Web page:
Why Do I Have to Mediate My Divorce Case?

The simple answer is: Because the law requires it. Florida Statute 61.183 gives the Court discretion to require the Husband & Wife / Mother & Father to attend mediation in any case where there are contested issues of parental responsibility, primary residence, visitation or support of a child.

Most Courts in Florida require the parties to mediate before setting a family law case for trial. With over 79,000 divorce actions filed each year and almost 16,000 paternity actions in the State of Florida, the Courts simply cannot handle the docket if all cases go to trial. (Florida Office of State Courts Administrator FY 2016-17)

Despite feeling like you are being forced into mediation, most times it is successful, and cases are resolved. Very few family law cases end up in Court being decided by a Judge. Only about 5 % of family law cases go to trial (https://www.cbsnews.com/news/the-divorce-process/).

Why is mediation a better alternative than trial?

  • Mediation provides more decision making by the parties and less by the Court. parties can spend as much time in mediation as necessary and mediate more than once to resolve the case. Time is valuable when planning a parenting schedule that truly addresses the best interest of the children and their parents. Preparation and good negotiation skills help you determine what is important in a divorce and what is not. In mediation, you can focus on what you need to resolve the case and have a positive future. A successful mediation is a well-crafted tool that distributes assets and debt with precision. On the other hand, Courts are short on time and do not have intricate knowledge about you or what the needs of your family are. A trial is more of a blunt tool, wherein the Judge decides things for a family he/she knows nothing about.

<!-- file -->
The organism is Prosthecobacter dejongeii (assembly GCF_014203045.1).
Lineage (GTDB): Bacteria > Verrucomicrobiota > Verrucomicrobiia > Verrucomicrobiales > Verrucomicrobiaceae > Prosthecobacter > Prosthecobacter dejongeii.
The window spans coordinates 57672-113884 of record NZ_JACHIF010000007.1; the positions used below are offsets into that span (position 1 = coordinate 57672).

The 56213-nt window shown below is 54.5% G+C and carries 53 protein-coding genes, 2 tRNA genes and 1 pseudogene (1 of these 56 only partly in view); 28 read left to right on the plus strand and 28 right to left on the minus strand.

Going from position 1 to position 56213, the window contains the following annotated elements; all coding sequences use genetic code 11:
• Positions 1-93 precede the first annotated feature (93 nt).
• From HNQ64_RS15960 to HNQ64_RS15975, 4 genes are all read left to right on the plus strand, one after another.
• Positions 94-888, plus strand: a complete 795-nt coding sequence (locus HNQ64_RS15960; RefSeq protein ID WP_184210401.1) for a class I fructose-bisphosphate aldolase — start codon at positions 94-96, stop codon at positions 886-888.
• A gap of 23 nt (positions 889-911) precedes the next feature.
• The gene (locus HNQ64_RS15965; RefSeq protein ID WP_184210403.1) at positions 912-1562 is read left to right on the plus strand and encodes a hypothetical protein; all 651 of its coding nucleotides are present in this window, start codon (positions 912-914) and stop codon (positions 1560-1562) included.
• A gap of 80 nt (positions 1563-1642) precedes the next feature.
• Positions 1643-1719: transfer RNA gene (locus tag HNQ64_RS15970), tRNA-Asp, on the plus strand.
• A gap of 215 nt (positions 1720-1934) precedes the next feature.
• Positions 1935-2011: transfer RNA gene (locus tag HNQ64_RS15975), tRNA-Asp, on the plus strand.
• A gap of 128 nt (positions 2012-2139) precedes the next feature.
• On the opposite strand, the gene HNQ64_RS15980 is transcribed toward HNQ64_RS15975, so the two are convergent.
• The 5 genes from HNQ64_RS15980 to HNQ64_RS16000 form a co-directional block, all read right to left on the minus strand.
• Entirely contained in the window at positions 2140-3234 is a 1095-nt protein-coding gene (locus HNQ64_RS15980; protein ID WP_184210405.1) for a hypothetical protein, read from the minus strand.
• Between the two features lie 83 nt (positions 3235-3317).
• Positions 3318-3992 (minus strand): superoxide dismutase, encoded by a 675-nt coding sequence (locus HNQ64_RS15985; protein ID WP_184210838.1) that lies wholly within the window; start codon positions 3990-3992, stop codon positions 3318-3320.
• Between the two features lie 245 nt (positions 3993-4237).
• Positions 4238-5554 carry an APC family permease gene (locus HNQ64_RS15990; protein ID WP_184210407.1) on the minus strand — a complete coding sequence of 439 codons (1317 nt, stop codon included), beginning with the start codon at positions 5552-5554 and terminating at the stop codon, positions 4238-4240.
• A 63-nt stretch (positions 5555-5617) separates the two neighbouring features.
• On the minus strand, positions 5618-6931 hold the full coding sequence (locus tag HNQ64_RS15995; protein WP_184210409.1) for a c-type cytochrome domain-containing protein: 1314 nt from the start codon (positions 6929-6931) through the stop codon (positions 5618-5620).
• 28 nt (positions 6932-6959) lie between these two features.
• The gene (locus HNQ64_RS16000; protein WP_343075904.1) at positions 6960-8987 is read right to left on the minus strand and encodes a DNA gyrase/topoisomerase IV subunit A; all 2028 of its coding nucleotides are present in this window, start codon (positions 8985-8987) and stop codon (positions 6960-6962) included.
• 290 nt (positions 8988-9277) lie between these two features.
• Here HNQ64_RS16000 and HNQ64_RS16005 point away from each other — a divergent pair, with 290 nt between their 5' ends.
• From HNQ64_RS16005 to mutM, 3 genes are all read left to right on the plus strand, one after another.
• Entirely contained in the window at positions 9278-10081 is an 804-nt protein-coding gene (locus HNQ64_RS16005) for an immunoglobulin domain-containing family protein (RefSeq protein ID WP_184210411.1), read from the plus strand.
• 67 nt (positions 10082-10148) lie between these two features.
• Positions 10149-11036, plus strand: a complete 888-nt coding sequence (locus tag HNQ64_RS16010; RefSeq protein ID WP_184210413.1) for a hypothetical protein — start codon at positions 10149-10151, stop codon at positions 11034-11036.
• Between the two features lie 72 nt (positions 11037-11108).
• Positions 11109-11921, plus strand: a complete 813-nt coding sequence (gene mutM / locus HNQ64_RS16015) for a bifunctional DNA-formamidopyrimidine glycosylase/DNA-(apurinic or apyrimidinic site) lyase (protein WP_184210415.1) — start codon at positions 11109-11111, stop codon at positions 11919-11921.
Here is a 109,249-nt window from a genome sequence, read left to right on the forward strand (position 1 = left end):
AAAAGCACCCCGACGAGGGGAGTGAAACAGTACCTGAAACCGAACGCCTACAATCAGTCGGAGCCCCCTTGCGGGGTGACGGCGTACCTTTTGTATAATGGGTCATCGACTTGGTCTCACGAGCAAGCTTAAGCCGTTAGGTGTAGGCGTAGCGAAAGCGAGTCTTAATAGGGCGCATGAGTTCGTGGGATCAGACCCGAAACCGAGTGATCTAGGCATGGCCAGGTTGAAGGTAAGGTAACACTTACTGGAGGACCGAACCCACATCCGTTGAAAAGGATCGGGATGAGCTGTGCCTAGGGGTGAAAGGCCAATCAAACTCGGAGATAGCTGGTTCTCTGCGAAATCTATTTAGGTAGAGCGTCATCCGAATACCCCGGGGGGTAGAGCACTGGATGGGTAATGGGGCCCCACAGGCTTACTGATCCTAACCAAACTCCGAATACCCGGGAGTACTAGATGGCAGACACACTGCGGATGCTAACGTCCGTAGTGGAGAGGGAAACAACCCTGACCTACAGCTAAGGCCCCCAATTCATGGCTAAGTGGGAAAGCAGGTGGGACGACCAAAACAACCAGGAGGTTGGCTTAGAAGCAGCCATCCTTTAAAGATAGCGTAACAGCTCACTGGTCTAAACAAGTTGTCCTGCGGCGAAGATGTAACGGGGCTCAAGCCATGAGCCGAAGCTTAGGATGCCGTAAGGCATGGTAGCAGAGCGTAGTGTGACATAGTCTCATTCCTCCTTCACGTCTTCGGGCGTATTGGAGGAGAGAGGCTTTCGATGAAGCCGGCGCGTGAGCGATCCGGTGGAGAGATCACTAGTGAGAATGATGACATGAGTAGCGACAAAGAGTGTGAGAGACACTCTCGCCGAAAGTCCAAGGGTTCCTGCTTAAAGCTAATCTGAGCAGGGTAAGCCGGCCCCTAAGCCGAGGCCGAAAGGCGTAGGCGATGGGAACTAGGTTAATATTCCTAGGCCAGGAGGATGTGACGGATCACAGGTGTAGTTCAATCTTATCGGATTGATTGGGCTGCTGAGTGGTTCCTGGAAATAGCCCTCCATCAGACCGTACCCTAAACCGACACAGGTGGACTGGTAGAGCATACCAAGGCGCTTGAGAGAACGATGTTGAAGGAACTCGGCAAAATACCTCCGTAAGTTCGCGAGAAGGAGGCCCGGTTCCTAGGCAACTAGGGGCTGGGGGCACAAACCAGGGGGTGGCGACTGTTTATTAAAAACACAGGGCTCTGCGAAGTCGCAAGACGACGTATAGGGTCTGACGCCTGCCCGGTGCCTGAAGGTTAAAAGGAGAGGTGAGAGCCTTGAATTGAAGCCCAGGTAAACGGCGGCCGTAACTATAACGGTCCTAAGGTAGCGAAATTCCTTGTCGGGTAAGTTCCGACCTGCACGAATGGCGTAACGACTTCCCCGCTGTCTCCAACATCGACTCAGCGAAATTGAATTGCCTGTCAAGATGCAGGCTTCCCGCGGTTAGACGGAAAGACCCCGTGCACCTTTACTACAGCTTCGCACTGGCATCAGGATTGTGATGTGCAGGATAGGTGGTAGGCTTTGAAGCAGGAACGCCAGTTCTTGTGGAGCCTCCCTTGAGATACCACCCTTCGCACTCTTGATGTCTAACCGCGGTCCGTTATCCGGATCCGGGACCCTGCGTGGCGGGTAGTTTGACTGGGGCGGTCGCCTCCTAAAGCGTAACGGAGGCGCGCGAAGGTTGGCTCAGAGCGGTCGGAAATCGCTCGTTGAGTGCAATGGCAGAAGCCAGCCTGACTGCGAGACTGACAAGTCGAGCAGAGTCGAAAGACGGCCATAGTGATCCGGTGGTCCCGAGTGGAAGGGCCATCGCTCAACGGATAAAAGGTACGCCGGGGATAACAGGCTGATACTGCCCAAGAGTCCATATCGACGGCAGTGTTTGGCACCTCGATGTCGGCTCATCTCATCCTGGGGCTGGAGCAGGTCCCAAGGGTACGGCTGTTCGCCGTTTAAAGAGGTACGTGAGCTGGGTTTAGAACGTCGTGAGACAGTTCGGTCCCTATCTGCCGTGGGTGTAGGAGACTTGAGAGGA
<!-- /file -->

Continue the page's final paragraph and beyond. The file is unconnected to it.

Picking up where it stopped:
• You can choose your Mediator, but you can’t choose your Judge. Mediation gives more power to the people. You and your attorney can choose the best mediator to fit your case and deal with your spouse. Different mediators have different personalities and skills. Choosing the right mediator makes a huge difference in many cases and is key to dealing with difficult spouses and issues. You and your attorney have the power to choose the best mediator to get your case resolved. On the other hand, you can’t pick your Judge. Whoever is sitting on the family law bench when your case goes to trial is what you get in Court.
  • Mediation is cost-effective. You and your attorney will spend a lot less time and money preparing for and attending mediation than you will spend in trial. While it definitely takes time to properly prepare a case for mediation; it is substantially less expensive than the alternative of trial. Trial requires additional time, additional discovery, additional risk, adherence to the rules of evidence (not all important information is admissible in court) and additional stress (having to testify and be cross-examined by your spouse’s attorney can be nerve-wracking. It also requires additional time (Court dockets are overburdened and full; there is never enough time to present all your facts and it takes many months/sometimes years to get your day in Court).
  • You have to Mediate anyway; The Court is going to order you to mediation before setting a trial date; so make the best of it. Work with your attorney, plan your strategy, choose your mediator, save some money and get your case resolved so you can move on to bigger and better things.